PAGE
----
Friday:

Not much happened Friday. I woke up with a terrible cold and took it easy for the day. I met up with some friends to try to plan a trip to Izmir, but all of our credit cards failed so we decided to go get a beer and some food at the local bar that’s about 5 minutes away from campus. We enjoyed some good burgers and petting the unenthused dog that lives at the bar.

Saturday:

We woke up early for a guided tour of Sultanhamet, the Old City. It was an amazing day! We started at the Hippodrome where there are large towers with Egyptian hieroglyphics all over them. We went into the Blue Mosque as a group. We went to the Hagia Sophia and learned about the amazing history of the building. The clash between Christianity and Islam religion is so amazing to see through the architecture and decor of the mosque. Right next to Arabic writing and Islamic mosaics there are paintings of the Virgin Mary and Jesus. After this, we took a break for lunch at a restaurant that is known for its Kofte, which is basically a deep fried meatball. Kofte is very popular here (below is a picture).

After lunch, we went to Topaki Palace, which is where the Sultans used to reside. I think this might have been the most impressive place I have seen so far. They had displays of the Sultan’s jewels and OMG I don’t think I have ever seen a diamond so big in my life. Diamonds and emeralds and rubies and ivory!!! I mean- these guys had rubies on their cereal bowls. I also saw some really old artifacts that I have no idea where located at the Palace. We saw Prophet Muhammad’s sword and footprint, the robes of some other prophets, beautiful mosaics that surrounded the circumcision rooms-lol, and the staff the Moses used to separate the Red Sea! I had no idea, and it was one of the best surprises yet.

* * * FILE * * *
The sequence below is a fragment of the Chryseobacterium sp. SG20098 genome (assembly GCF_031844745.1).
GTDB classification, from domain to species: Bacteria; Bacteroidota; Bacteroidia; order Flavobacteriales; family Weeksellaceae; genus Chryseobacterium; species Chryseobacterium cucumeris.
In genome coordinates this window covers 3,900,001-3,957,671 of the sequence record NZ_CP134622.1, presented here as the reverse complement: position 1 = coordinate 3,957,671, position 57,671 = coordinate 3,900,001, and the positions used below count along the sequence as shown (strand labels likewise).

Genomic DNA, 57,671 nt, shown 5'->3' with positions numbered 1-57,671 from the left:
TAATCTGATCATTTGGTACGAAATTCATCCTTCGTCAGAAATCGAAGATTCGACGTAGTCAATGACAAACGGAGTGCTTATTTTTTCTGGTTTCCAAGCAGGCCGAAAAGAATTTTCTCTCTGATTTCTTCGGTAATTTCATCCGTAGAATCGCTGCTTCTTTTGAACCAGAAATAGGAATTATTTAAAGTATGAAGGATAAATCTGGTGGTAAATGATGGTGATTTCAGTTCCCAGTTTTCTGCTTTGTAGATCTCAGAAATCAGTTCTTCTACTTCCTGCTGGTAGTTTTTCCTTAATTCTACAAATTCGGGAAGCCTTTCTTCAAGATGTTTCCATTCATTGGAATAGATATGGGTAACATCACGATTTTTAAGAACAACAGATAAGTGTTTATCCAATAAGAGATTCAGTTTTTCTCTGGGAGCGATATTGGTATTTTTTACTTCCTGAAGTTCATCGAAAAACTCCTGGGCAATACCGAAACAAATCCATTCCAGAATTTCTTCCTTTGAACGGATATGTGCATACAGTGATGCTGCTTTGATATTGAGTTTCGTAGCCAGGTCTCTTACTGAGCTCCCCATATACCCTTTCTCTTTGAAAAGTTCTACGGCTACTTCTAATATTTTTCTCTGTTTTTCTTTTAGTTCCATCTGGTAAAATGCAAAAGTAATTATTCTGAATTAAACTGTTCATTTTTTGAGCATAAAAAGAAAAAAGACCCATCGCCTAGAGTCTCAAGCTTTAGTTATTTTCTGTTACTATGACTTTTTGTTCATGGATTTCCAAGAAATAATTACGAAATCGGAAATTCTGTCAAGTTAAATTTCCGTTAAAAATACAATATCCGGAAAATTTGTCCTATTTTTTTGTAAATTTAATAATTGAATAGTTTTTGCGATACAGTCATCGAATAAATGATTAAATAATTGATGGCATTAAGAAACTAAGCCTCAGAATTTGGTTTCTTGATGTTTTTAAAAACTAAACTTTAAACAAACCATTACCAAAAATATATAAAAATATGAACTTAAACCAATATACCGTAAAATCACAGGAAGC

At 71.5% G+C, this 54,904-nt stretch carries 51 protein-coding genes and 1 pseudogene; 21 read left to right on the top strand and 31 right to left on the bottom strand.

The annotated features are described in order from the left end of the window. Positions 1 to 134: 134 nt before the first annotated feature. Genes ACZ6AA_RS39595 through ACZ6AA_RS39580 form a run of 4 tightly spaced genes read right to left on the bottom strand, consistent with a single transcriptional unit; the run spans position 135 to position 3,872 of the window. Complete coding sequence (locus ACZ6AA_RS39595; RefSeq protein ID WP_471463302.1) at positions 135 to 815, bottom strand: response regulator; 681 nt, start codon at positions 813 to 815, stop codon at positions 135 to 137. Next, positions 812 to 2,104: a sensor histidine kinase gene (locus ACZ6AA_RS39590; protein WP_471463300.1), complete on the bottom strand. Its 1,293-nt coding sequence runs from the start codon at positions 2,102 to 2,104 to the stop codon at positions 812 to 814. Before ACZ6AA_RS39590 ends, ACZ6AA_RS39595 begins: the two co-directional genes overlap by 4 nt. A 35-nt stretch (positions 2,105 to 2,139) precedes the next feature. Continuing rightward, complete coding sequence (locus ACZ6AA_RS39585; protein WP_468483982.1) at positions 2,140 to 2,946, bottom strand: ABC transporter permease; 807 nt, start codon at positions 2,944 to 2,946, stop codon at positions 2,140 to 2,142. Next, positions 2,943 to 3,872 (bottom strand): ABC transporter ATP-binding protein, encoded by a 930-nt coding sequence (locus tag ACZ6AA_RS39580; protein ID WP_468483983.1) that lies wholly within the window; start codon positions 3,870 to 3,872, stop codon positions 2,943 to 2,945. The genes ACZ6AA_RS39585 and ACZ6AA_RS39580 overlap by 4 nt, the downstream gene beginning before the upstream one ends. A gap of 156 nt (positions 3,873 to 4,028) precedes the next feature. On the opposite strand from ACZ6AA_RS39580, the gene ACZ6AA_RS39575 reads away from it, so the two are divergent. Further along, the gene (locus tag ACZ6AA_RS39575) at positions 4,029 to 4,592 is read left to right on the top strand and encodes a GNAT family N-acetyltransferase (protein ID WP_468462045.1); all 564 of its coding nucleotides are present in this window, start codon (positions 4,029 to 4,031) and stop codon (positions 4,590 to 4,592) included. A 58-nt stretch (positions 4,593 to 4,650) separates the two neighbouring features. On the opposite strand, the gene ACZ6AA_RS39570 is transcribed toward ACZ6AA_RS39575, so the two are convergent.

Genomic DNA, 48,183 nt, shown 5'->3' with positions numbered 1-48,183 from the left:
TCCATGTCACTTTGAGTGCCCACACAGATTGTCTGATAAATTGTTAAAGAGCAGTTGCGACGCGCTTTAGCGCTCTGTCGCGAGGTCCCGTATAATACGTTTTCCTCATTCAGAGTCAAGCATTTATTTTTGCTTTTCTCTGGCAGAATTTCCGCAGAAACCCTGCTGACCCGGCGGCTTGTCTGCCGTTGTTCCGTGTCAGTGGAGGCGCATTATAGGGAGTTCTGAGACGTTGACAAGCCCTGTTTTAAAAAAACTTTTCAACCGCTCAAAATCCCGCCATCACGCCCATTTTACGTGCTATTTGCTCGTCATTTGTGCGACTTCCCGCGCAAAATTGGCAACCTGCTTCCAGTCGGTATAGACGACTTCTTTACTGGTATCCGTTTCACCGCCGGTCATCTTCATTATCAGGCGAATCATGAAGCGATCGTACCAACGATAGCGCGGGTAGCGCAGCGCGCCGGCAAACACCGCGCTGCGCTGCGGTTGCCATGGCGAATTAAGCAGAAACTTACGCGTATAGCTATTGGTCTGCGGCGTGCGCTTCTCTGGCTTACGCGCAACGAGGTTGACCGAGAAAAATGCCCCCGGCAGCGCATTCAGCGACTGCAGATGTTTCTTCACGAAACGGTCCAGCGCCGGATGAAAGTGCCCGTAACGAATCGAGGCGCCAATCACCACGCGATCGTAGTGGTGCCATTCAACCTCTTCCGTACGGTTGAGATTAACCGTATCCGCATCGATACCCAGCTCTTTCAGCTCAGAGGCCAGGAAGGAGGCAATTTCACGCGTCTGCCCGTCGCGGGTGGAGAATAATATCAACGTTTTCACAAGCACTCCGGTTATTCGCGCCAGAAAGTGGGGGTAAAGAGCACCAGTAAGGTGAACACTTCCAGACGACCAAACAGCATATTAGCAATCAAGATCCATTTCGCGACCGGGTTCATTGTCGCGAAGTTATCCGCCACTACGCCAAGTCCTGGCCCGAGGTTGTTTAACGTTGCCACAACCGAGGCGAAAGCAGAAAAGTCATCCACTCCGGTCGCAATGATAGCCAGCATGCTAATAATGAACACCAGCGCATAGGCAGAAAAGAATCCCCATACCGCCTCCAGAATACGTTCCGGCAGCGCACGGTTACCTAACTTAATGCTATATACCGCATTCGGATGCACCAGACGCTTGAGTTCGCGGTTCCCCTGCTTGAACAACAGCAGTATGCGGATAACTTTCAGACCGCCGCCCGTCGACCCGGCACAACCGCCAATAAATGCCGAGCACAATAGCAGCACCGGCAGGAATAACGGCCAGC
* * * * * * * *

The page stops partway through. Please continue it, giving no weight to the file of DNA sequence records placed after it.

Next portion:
Sunday-

Sunday morning our group of friends finally got someone’s credit card to work so it is now official! 6 of us will be going to Izmir and Ephesus this weekend!!!!

Sunday day was probably the most culture shock I have felt so far. We started out the day out visiting the Basilica Cistern, which is such a sight! It is so amazing to see because it is so different from anything many people have seen before. There are also the fattest fish in the water that we watched for a while and debated on “if I were a fish, I would want to cistern fish” and “no way I would want to be nemo fish”. After the cistern we split from the boys and my 3 girlfriends and I made our way to the Hammam, also known as the Turkish baths. I could write a whole different blog post on the Turkish baths. WHOA! We had no idea what to expect but if you picture in your mind what a communal bath looks like that’s exactly what it was. In our towels, we were led to a big wooden door that said “Bath Room” in big letters and when she opened the door I was greeted by what looked like a watering hole of naked women EVERYWHERE. No reservations here in Turkey. They don’t deal with the polite drape of towels and cloth over the private areas of your body like they do in America; they are there to get down to business. We were told to lie down on a hot marble slab so we could start sweating. I was soon after greeted by an attendant that slapped my bum to get my attention. I turned around and saw a big old naked woman who proceeded to scrub every crack and crevice of my body. I will stop there and leave the rest for imagination but it was a very rough procedure. Looking back, I enjoyed it, and it was very relaxing after you got over the initial shock. Needless to say, I have never had such soft skin.

Çemberlitaş Bath- the one we went to

So- that was my week. It was a good one. Also in news back at home, my friends and I all finally picked our rooms for our new home! I am so excited to see all of you soon and start decorating our first real home together. ☺

Soon to come will be a post about Izmir and Ephesus. It is not official, but I believe my friend Kate and I are planning to go with the exchange students to Cappadocia and go hot air ballooning.

Miss you all!